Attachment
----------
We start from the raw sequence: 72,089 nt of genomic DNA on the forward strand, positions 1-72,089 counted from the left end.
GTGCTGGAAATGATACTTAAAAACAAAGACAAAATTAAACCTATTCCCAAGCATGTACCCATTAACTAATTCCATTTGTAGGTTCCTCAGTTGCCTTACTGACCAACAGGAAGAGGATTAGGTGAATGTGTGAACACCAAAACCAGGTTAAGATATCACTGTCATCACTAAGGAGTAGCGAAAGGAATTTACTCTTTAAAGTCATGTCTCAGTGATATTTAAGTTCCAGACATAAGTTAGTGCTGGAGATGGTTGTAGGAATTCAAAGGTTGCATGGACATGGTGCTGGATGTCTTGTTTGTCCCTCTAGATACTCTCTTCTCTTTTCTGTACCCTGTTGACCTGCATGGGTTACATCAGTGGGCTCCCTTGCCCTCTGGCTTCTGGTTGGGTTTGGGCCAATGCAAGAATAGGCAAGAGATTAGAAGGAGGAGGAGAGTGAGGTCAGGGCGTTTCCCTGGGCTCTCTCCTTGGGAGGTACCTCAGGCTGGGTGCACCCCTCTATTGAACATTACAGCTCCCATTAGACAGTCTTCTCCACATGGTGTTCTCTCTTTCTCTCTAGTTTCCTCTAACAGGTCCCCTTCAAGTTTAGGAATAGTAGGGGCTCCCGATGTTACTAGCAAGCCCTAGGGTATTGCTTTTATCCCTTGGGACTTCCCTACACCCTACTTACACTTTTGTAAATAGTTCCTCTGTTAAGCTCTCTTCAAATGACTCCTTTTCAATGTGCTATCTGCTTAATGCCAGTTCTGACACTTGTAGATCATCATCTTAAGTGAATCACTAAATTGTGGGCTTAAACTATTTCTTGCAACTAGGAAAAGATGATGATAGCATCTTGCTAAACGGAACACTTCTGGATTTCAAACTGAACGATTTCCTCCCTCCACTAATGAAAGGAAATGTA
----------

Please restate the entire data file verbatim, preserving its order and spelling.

We start from the raw sequence: 72,089 nt of genomic DNA on the forward strand, positions 1-72,089 counted from the left end.
GTGCTGGAAATGATACTTAAAAACAAAGACAAAATTAAACCTATTCCCAAGCATGTACCCATTAACTAATTCCATTTGTAGGTTCCTCAGTTGCCTTACTGACCAACAGGAAGAGGATTAGGTGAATGTGTGAACACCAAAACCAGGTTAAGATATCACTGTCATCACTAAGGAGTAGCGAAAGGAATTTACTCTTTAAAGTCATGTCTCAGTGATATTTAAGTTCCAGACATAAGTTAGTGCTGGAGATGGTTGTAGGAATTCAAAGGTTGCATGGACATGGTGCTGGATGTCTTGTTTGTCCCTCTAGATACTCTCTTCTCTTTTCTGTACCCTGTTGACCTGCATGGGTTACATCAGTGGGCTCCCTTGCCCTCTGGCTTCTGGTTGGGTTTGGGCCAATGCAAGAATAGGCAAGAGATTAGAAGGAGGAGGAGAGTGAGGTCAGGGCGTTTCCCTGGGCTCTCTCCTTGGGAGGTACCTCAGGCTGGGTGCACCCCTCTATTGAACATTACAGCTCCCATTAGACAGTCTTCTCCACATGGTGTTCTCTCTTTCTCTCTAGTTTCCTCTAACAGGTCCCCTTCAAGTTTAGGAATAGTAGGGGCTCCCGATGTTACTAGCAAGCCCTAGGGTATTGCTTTTATCCCTTGGGACTTCCCTACACCCTACTTACACTTTTGTAAATAGTTCCTCTGTTAAGCTCTCTTCAAATGACTCCTTTTCAATGTGCTATCTGCTTAATGCCAGTTCTGACACTTGTAGATCATCATCTTAAGTGAATCACTAAATTGTGGGCTTAAACTATTTCTTGCAACTAGGAAAAGATGATGATAGCATCTTGCTAAACGGAACACTTCTGGATTTCAAACTGAACGATTTCCTCCCTCCACTAATGAAAGGAAATGTA